It's chippy with a side of chirpy
|Bodies flying everywhere and it's great playoff basketball.|
The Western Conference final, already a rather chippy and chirpy affair, is fully on now.
Best-of-three, teams starting to truly dislike each other, a whole bunch of guys battling a variety of injuries and illnesses, the rest of this one has a chance to be more a matter of survival more than anything else.
Great playoff basketball, in other words.
About last night
Watch out, Nuggets
Dahntay Jones doesn’t strike me as a dumb fellow, just a guy who does dumb things every now and then.
Like the two-hand shove in the back he gave Kobe Bryant in Game 3 of the Nuggets-Laker series, a foul that was upgraded to a Flagrant 1 by the league, by the way; earning him a small fine.
Last night? Intentionally sticking out his foot to trip Bryant – and it sure looked intentional to me upon further review – was a tad silly.
It didn’t hurt his team too much last night but I guarantee you Kobe will remember it when he looks over at Jones before the tip to start Game 5 and I smell a 40-plus night coming. And I also smell Bryant telling Jones precisely what he’s going to do before he does it.
Remember Kobe screaming “he can’t guard me” at times about Shane Battier in the Houston series? Same thing coming, I bet. Only worse. And in a much, much more important game.
Better, I think, to let sleeping superstars lie.
Okay, we’ll give Carmelo a pass for another so-so game because it’s obvious he ankle’s bothering him but the return of Chauncey Billups to form was one of the big deciding factors in that relatively easy Denver win last night.
Derrick Fisher, Shannon Brown, Jordan Farmar – whoever it was – didn’t stand a chance against the undisputed leader of the Nuggets and if they let Chauncey keep getting away from them like that, the wise old men who picked Denver in six might be proved correct.
Wouldn’t that be wild?
Ha ha. Fooled you.
There is none.
Technically, it’s a mess
I know referees want to “control” the game but how come when they do it, they often ruin it for stretches.
Yes, there were some contentious minutes in Denver’s win over the Lakers but the incessant parade to the free throw line to shoot technicals really put a damper on the evening. A couple were probably deserved, a couple were probably not and it strikes me that the officials have thinner skin in the post-season than the probably should.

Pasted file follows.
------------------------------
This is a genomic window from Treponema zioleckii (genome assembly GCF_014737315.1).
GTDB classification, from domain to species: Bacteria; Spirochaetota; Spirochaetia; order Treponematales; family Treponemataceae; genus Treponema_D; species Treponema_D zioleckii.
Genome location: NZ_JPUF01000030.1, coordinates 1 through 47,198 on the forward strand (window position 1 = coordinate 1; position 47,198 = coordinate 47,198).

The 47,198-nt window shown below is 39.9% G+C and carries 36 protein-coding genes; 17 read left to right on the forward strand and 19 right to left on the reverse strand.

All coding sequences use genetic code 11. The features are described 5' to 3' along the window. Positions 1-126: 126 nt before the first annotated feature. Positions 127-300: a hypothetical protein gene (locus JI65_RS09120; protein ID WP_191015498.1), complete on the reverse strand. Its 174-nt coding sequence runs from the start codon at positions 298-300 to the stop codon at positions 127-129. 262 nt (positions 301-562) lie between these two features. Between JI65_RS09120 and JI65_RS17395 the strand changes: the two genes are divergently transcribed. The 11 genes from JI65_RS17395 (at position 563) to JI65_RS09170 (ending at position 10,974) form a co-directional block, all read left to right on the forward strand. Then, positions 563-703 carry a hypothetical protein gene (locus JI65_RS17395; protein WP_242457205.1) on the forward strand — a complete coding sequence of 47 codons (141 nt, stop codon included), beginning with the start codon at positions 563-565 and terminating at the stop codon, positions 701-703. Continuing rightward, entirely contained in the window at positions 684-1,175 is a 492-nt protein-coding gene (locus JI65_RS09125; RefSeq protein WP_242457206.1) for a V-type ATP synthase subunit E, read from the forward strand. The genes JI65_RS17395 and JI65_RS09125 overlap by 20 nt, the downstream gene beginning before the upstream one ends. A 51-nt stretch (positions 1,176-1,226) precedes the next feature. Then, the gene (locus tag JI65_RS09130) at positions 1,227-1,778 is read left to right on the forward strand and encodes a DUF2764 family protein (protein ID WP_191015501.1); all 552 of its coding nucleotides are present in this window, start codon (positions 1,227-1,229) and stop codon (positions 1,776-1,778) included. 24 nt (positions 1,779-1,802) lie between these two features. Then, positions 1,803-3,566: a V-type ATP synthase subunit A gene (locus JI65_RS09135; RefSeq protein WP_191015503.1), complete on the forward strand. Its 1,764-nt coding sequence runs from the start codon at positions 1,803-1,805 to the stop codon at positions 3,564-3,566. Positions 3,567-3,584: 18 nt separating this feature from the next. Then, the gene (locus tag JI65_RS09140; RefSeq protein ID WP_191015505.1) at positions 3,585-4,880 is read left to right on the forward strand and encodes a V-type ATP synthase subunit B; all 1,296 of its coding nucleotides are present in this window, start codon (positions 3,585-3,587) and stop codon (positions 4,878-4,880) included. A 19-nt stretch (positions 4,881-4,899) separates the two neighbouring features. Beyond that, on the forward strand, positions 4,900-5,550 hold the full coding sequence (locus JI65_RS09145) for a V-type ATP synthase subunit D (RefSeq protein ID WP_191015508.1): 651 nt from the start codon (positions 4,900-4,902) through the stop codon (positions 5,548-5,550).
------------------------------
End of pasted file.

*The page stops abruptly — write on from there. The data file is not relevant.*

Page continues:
Emotions run high, players chirp a bit more because calls are more significant, I think the refs should take a bit more than they do in the regular season. I’m all for calming the night if it’s getting out of line physically but players need the chance to vent a bit more vociferously in the playoffs than they get in the regular season.
A (bad) percentage increase
Okay, lots has been made about players accumulating technical fouls and facing suspension when they get to seven in the post-season. Kobe and Dwight Howard are both at five (although it would surprise me if the league rescinds the fifth that Howard got the other night in Game 3) and could be forced to sit out a game of the Finals, which would be a true travesty.
Look at it this way:
It takes seven to draw a suspension in the post-season, when the absolute greatest number of games a player will appear in is 28.
It takes 16 to draw a suspension in the regular season, when a player will – barring any strange trade – appear in no more than 82 games.
I’m no mathematician, but they it strikes me that the ratio is a bit skewed the wrong way. Shouldn’t there be more leeway in the playoffs, when those emotions are running higher and the stakes are greater?
I don’t’ know who came up with seven – maybe it’s Stu Jackson’s lucky number or something – but I would expect the governors to increase that to, oh, nine sounds arbitrary enough, before the 2010 playoffs begin.
I know all of you were breathlessly waiting to know this for sure, what with in-game blog plans to solidify, but the Denver win means the NBA Finals begin for sure on June 4 and follow a Thursday-Sunday-Tuesday format until they end.
You’re welcome. Now set those nights aside.
From the mail, a question of taste:
Q: Hi Doug, please help settle a friendly sibling argument. We've been subjected to the Score/TSN ads throughout the playoffs (over and over and over) and have a question about the Juicy Fruit ad featuring Bosh, the vending machine and the three supporting ballers. We agree it's completely BRUTAL, but our question is whether it's brutal on purpose to appeal to Bosh's sense of humour (my brother's opinion) or whether it's just plain BAD (mine).
Ellie W, Toronto
A: Oh, I’m with you all the way. I give them no marks for subtlety; the commercials just stink.
Seriously, I think if you asked 100 fans who’ve watched the entire series, a shocking majority would say Orlando’s a heavy favourite in Game 4.
They’ve confused the Cavs all series with good enough defence on everyone not named LeBron and their offence has come alive whenever they’ve needed it.
In fact, I think a case can be made that Orlando really hasn’t played a great offensive game for 48 minutes (Hedo’s struggles early are Exhibit No. 1) and if they do, there’s a chance the game won’t be close.
It’s a strange thing to say, but the team that won 66 regular season games is, to many, now the decided underdog.
Which, of course, means Cleveland could win by 15.
But I don’t’ think so.
All right, I have be on the tee about 8:30 up in Streetsville to start this marathon of double-bogeys so I’ve got to jet.
Wish me nothing but gentle fades, power draws and downhill sliders that cut right to the heart of the hole.
But it does mean I could be a tad tardy in getting to comments today; I’ll get to ‘em when I can.
And it also means I’m going to need to take tonight off from the in-game blog stuff to recuperate so we’ll see you all back here tomorrow morning.